Listening to employees and breaking down bureaucracies are among the most effective ways to improve engagement and empowerment, according to a recent management competition.
Results of the ‘beyond bureaucracy’ challenge to find innovative ways to engage employees have been published on the website of the large global management consulting firm McKinsey.
Managers were asked to describe practices that better engaged their employees, empowered them to manage themselves, or provided a perspective on the organisation from the outside in. A panel of experts chose seven winners from a field of 106 entries. The following is a summary of the practices of the seven winning entries.
- Letting employees choose their next work assignments
- Realistic budgeting
Managers of a product team at Microsoft allowed employees to choose their next work assignments, instead of having assignments allocated by managers. Further, the managers had to ‘pitch’ the assignments to employees, allowing them to evaluate the opportunities and chart their own course. Some managers feared that employees would only join teams with the coolest leaders, but the employees realised that teams with fewer members provided greater potential for advancement, and this helped to balance the distribution.
The Norwegian oil and gas company Statoil presented their annual budgets as three different sets of numbers:
- Targets: ‘What we want to happen’.
- Forecasting: ‘What we think will happen, whether we like it or not’.
- Resource allocation: ‘Trying to use our resources in the most optimal and efficient way’.
Separating the numbers allowed managers to be realistic about each. For example, ambitious sales targets could be presented without compromising the integrity of the forecasts.
Electronic Arts, a global company that developed video games and other interactive entertainment, used online communities to coordinate decisions.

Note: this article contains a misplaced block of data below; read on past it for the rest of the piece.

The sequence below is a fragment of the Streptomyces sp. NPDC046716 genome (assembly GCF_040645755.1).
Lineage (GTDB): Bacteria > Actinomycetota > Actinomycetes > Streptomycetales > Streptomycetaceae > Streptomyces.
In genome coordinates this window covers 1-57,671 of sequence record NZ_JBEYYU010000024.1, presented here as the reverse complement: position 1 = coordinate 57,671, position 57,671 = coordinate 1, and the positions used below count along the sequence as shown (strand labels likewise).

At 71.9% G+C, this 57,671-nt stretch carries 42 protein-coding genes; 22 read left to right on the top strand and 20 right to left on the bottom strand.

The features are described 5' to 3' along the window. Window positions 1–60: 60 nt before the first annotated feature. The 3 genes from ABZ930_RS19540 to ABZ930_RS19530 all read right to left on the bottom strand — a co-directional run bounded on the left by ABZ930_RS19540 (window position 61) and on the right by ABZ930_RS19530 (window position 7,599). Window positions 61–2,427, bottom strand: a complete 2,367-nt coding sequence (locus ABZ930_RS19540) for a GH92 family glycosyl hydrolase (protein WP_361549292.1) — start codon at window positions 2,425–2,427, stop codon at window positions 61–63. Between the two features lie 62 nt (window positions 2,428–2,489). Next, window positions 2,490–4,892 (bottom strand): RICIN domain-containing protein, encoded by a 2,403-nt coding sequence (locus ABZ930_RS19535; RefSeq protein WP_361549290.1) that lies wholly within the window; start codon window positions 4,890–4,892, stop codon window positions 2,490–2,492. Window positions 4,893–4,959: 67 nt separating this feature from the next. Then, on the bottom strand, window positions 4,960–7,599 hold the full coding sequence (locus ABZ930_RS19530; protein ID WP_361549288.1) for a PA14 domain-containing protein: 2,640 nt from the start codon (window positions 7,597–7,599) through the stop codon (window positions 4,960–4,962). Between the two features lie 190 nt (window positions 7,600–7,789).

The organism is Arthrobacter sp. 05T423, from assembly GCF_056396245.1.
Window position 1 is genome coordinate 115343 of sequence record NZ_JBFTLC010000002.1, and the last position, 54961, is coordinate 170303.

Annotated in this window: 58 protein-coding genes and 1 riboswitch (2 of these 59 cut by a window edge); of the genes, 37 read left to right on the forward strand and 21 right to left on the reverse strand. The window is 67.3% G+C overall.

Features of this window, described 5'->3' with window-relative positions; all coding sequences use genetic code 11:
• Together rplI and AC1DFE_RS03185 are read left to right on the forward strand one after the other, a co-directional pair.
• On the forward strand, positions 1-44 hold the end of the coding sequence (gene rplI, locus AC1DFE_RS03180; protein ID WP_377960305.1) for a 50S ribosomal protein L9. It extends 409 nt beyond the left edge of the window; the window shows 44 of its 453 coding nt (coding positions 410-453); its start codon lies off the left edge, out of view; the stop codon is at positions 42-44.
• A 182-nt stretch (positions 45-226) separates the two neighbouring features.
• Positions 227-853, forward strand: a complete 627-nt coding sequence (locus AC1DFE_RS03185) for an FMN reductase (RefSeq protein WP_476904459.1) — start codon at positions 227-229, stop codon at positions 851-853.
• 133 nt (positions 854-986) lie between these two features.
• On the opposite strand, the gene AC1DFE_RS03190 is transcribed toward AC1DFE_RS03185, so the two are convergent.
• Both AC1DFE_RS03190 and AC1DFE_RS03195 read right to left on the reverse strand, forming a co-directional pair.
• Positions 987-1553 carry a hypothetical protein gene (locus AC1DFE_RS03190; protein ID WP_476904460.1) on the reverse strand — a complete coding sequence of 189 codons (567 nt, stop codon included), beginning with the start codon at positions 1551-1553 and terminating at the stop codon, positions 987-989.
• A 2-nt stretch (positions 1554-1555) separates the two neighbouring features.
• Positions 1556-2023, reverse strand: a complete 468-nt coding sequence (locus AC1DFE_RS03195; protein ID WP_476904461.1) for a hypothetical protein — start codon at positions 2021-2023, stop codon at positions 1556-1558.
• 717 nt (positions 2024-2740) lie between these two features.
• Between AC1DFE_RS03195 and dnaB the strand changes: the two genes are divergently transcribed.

The communities acted as cross-functional decision-making units. They complemented more traditional project teams, helping to share best practices, shape decisions that affected several teams, and identify experts.
Japanese insurance company Tokio Marine Nichido Systems encountered problems with employee-burnout, and introduced a range of internal reforms to improve communication, morale and productivity. These included:
- opening office work spaces
- flexible working hours
- changes to the salary structure (now determined partly by age and partly by performance)
- improved communication between board members and employees.
The large Brazilian company Semco allowed employees to ‘purchase’ one work day a week to spend on external activities, such as art, athletics, or non-profit/charity work.
When they eventually retired, the employees could trade back those hours for meaningful part-time work in their later years.
Genentech, a large biotech company, introduced a talent development program based on the principles of mindfulness and self-motivation.
Employees chose a skill they wanted to improve and then received guidance and peer coaching on how to focus on a specific goal and develop their capabilities to achieve it.
Vodafone UK’s headquarters has no offices and no dedicated desks, so employees can set up wherever they think they will be most productive, preferably adjacent to the group of people they are working with at that time. This approach had a levelling effect on the traditional hierarchy, because all executives became readily accessible.
Further information about each of these strategies appears, with links to further reading, in the original McKinsey article: ‘Listening to employees: The “Beyond Bureaucracy” M-Prize winners’, McKinsey Quarterly, March 2012, accessed 19 March 2012.